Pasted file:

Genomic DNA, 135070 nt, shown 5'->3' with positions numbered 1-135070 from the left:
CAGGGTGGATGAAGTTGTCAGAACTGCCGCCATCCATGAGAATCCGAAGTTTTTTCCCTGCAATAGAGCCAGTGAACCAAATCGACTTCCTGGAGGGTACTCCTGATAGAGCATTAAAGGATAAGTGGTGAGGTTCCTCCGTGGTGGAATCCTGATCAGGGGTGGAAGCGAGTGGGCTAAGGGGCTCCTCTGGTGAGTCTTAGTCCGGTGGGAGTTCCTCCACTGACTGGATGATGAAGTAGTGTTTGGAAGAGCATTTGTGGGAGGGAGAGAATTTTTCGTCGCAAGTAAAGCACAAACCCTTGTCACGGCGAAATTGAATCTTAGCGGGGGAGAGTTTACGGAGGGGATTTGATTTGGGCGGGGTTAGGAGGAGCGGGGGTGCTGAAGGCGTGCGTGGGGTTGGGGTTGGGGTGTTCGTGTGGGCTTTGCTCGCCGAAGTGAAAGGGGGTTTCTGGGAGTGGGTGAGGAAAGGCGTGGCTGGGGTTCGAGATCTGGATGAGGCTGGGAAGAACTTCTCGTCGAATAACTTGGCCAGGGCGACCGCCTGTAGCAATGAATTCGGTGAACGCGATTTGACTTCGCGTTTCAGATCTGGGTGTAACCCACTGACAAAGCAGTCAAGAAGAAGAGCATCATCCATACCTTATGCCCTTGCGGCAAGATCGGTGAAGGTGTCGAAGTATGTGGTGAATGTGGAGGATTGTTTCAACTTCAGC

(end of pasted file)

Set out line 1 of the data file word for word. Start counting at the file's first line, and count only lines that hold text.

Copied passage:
Genomic DNA, 135070 nt, shown 5'->3' with positions numbered 1-135070 from the left: